One day nanobots will probably travel through our bloodstreams to keep us young and healthy. American author and futurist Ray Kurzweil writes in his book The Singularity Is Near: “When nanotechnology is mature, it’s going to solve the problems of biology by overcoming biological pathogens, removing toxins, correcting DNA errors, and reversing other sources of aging”. Needless to say that day is yet to come, but today we can already inject ourselves with millennial blood to stay young indefinitely, according to clinical startup Ambrosia.
The company is currently enrolling 600 people to undergo a clinical trial in which elderly volunteers pay a generous amount to receive 1.5 liters of millennial donorplasma in just two days. Their blood will be tested before and after the infusions for more than 100 biomarkers, which according to the company “represent a spectrum of physiologic pathways with evidence-based connections to aging”. The intended results will be shared on their federal website to track human trials. However, bioethicist Leigh Turner at the University of Minnesota, Twin Cities, says the study raises a growing number of scientifically dubious trials registered in ClinicalTrials.gov by private, for-profit stem cell clinics, and speaks of “undeserved legitimacy” when it comes to such databases.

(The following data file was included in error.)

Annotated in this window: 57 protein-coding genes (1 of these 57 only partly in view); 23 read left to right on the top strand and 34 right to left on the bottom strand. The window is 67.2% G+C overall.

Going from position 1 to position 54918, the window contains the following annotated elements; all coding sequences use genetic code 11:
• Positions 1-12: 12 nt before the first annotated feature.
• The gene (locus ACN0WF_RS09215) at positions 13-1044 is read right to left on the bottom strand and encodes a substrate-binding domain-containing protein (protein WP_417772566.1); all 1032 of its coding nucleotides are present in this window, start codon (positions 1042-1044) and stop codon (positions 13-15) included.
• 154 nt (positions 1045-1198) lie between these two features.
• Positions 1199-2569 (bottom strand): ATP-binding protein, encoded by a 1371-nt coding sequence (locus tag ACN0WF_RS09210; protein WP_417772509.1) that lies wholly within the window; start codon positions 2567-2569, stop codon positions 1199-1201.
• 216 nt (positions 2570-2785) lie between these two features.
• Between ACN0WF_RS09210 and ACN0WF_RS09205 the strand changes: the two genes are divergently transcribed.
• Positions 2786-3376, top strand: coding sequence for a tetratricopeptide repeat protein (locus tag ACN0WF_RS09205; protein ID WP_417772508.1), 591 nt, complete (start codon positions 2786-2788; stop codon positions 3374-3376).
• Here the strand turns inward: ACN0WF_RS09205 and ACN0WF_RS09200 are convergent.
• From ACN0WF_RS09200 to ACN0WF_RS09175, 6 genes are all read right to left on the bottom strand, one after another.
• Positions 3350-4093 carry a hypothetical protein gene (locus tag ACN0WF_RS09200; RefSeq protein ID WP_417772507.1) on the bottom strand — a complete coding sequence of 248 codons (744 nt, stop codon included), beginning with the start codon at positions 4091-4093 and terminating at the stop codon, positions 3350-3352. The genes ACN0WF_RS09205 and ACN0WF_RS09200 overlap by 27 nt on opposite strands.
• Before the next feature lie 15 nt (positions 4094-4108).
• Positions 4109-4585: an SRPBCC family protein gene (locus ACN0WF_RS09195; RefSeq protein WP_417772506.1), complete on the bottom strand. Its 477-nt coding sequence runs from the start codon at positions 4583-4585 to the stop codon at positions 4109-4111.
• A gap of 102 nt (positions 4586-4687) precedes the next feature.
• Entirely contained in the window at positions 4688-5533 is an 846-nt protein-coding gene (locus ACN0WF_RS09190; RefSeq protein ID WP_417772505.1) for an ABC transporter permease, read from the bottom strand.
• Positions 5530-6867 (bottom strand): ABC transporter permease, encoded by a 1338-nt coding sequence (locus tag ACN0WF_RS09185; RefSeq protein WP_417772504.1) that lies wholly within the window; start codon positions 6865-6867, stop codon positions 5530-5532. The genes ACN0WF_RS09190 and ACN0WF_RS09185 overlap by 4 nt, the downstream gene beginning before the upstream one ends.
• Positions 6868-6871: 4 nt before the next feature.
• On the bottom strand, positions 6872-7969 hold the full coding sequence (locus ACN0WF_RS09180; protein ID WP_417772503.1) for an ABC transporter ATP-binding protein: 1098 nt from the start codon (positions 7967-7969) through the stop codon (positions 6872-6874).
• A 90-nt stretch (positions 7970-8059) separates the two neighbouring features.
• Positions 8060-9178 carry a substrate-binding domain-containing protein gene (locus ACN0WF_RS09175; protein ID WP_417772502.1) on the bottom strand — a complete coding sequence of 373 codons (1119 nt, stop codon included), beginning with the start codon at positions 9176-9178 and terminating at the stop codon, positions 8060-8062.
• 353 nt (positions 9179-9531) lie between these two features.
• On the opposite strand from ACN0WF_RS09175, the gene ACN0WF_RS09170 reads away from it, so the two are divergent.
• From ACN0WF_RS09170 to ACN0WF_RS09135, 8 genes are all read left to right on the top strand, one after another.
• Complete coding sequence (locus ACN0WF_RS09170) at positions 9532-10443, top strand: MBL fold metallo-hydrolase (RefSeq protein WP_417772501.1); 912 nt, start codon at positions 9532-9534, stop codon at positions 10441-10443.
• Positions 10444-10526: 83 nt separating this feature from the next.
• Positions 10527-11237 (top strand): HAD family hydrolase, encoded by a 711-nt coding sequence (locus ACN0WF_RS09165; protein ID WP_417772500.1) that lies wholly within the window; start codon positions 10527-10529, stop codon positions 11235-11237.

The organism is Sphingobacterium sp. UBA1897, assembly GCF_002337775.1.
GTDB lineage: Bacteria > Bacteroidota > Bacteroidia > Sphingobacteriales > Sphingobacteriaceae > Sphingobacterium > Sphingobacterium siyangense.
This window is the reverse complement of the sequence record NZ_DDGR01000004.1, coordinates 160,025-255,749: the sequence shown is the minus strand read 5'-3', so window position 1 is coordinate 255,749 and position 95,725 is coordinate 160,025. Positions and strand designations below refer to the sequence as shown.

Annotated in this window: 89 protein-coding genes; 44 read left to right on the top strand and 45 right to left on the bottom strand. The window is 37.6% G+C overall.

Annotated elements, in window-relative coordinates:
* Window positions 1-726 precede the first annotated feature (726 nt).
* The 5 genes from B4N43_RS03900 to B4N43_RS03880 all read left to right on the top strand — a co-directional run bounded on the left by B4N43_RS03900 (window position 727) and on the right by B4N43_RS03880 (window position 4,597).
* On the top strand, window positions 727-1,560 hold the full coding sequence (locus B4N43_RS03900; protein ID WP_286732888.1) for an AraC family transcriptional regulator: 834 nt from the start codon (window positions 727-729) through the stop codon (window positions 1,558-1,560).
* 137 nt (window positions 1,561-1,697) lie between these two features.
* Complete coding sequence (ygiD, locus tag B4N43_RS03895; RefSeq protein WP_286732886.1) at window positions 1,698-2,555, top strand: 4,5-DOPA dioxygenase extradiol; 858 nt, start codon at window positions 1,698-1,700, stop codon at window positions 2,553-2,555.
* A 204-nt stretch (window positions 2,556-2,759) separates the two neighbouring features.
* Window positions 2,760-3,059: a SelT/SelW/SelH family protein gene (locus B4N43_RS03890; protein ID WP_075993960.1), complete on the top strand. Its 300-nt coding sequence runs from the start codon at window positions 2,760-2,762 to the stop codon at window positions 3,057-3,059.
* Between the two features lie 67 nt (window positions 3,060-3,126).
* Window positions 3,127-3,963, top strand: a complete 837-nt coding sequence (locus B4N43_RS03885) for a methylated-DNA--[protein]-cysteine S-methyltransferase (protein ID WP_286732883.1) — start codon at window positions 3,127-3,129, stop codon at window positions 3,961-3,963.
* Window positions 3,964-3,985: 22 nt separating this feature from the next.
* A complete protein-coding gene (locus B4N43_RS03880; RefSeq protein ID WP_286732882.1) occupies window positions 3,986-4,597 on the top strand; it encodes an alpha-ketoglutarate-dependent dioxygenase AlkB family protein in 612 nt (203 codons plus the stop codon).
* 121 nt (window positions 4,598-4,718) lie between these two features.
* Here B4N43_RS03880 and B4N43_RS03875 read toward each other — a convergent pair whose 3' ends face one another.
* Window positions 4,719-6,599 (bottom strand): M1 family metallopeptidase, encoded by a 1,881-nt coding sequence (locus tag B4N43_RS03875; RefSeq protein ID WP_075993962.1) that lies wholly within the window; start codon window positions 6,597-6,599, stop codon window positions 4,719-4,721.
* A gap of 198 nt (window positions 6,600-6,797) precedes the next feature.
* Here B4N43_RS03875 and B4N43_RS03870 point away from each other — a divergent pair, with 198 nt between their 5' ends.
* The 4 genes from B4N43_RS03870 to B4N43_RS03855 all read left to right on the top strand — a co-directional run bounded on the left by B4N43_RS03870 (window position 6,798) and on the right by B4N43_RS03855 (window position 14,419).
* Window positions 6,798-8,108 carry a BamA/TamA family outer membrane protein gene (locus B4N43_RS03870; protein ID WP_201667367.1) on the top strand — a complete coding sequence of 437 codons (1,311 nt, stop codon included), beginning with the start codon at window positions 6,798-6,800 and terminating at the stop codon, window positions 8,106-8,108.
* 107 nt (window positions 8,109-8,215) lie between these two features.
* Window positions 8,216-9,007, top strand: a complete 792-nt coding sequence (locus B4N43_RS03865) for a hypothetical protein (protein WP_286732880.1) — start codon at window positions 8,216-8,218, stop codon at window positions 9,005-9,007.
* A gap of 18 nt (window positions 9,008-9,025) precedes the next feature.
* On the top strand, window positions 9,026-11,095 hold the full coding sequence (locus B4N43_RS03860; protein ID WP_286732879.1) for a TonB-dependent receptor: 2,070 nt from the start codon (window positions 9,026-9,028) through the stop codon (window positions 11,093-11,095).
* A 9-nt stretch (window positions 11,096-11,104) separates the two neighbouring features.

Ironically, the research sounds like it needs some aging. According to Kurzweil, “within ten to twenty years, the biotechnology revolution will provide far more powerful means to stop and in many cases reverse each disease and aging process […] Each year, we’ll have more powerful techniques, and process will accelerate. Then nanotechnology will finish the job”.